De Havilland refused to accept this, and made the bold step to sue her studio, Warner Brothers. If she had lost this case, it would have meant the end of her career, as she would have been either forced to return in disgrace to Warner Brothers to accept whatever poor scripts they gave her or being blackballed by the industry. She risked everything to do what she thought was right against incredible odds.
A year later, the court ruled in her favor, and the "De Havilland Decision" freed performers in an almost literal sense. The massive contracts stars have now, the lack of control a studio or corporation has over said star all stems from de Havilland's courageous step in fighting the studio.
Maybe it is coincidence that the first film she made after the Decision, To Each His Own, won de Havilland her first Best Actress Oscar, maybe not.
If there were any shadows in de Havilland's life it was the tortured relationship with her sister, Joan Fontaine. How much of the fabled feud was studio press and how much of it was genuine hatred only they knew. Probably even after both de Havilland and Fontaine have died we will never know.
She certainly would not want this story featured on any future series of Feud. The (so-far) only season of that series, chronicling the rivalry of Joan Crawford and Bette Davis enraged de Havilland, the sole living figure portrayed in the series. While her lawsuit against Feud creator Ryan Murphy ultimately failed, it's a credit to her fierce strength that she, even at 101, would not allow what she thought was wrong to get a pass.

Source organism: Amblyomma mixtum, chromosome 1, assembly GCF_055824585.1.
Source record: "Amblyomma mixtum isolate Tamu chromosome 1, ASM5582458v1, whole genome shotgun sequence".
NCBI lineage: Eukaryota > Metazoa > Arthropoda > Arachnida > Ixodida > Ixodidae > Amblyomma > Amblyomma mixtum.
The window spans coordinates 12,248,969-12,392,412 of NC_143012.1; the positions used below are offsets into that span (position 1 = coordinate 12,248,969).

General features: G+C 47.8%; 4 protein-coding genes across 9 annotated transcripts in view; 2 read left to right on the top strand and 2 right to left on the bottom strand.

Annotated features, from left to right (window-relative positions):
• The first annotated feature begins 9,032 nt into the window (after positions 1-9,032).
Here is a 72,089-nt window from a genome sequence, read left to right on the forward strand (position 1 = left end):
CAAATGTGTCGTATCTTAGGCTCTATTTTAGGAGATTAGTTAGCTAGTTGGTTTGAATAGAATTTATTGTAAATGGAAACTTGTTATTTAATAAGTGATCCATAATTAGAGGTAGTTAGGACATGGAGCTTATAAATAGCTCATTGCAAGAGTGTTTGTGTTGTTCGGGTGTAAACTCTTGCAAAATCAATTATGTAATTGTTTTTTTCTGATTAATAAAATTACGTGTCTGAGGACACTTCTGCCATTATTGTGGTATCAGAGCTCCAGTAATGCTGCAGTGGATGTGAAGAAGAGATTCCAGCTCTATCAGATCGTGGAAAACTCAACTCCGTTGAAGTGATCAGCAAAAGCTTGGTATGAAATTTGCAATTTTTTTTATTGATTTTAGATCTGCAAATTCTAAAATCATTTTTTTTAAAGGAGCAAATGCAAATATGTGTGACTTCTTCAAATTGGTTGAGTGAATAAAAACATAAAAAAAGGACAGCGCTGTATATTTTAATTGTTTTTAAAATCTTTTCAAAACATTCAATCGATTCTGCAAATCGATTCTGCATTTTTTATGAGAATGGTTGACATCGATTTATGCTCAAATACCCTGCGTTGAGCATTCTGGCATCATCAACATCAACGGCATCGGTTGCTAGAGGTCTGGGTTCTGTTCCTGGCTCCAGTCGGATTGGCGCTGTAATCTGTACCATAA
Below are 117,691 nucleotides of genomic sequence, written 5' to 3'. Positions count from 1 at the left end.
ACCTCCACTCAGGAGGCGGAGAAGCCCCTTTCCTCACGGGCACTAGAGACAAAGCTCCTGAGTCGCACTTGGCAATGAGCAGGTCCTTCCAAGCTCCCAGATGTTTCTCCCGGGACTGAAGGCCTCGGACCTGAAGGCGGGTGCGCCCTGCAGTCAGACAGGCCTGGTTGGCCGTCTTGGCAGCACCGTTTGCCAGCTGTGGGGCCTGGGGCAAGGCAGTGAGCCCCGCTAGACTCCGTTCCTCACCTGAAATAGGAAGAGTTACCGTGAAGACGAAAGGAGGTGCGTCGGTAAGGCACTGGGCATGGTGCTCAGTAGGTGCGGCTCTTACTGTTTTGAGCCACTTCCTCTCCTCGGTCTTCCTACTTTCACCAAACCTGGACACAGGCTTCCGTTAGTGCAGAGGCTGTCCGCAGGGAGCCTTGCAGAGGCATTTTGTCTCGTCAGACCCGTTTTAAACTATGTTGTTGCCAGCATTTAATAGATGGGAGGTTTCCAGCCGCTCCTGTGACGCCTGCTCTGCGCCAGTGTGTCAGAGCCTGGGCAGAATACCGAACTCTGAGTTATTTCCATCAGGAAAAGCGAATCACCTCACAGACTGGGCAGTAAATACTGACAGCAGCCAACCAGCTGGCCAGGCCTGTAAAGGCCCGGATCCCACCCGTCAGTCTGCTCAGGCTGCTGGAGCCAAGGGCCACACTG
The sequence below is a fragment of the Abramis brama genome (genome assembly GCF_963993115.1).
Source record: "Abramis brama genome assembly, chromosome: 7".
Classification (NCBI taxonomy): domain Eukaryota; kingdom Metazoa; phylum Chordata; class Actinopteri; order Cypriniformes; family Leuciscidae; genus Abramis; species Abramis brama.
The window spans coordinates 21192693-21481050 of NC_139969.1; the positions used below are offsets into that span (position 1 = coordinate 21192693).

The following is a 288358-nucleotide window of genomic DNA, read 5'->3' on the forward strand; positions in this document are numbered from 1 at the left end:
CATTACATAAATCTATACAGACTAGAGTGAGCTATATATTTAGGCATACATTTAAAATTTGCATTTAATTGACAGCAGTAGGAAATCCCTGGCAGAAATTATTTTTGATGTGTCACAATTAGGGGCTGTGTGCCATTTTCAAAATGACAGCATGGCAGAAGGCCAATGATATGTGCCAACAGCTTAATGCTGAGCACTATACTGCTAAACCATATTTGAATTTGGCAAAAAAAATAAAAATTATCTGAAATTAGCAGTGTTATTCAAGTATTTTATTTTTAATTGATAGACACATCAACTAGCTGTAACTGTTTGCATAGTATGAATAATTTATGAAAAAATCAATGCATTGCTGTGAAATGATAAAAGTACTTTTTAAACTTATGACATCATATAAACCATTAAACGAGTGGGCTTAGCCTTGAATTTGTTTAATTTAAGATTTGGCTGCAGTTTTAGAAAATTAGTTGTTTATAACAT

She could have retained a restrained silence on the matter, but Dame Olivia was not amused, and she wasn't going to sit quietly.
Personally, I find it a tragedy if de Havilland and Fontaine never seemed to have settled their differences. I understand that families drift apart and that relatives can end up despising each other. I can't help think however, of my own family. My mother Socorro had six siblings but when she died she had only one: her older sister Alicia. They had had a strained relationship for many years, not unlike Olivia and Joan. Eventually, Mom made that step to reach out, and the last three to five years were content ones for both.
Yes, they would quarrel from time to time, hang up on each other and tell their children they'd never speak to each other again. The children by now would all roll their eyes, knowing that within a week they'd begin speaking and pick up where they left off. Now my Tia Alicia is the last living sibling, with no one left to remember with her. I cannot begin to think what de Havilland thought or felt, but if it is close to what my Aunt has shown in deed (she is not one for words), it would be a sad, quiet resignation and an internal sense of loss with the memory of love and an acceptance that our own deaths along with those we love comes at the Lord's choosing. I imagine those that outlive and survive continue on, knowing that death, while a permanent shadow, is not the focus of life.
Olivia de Havilland had strength of will and character, an immense courage in her profession and an extraordinary talent. She will be remembered by all who love film for as long as people see film. Yes, 2020 has been an awful year, claiming so much. It took Dame Olivia de Havilland away physically, but she will be eternal through film, and we who love film will be eternally grateful for all her work in her extraordinary century.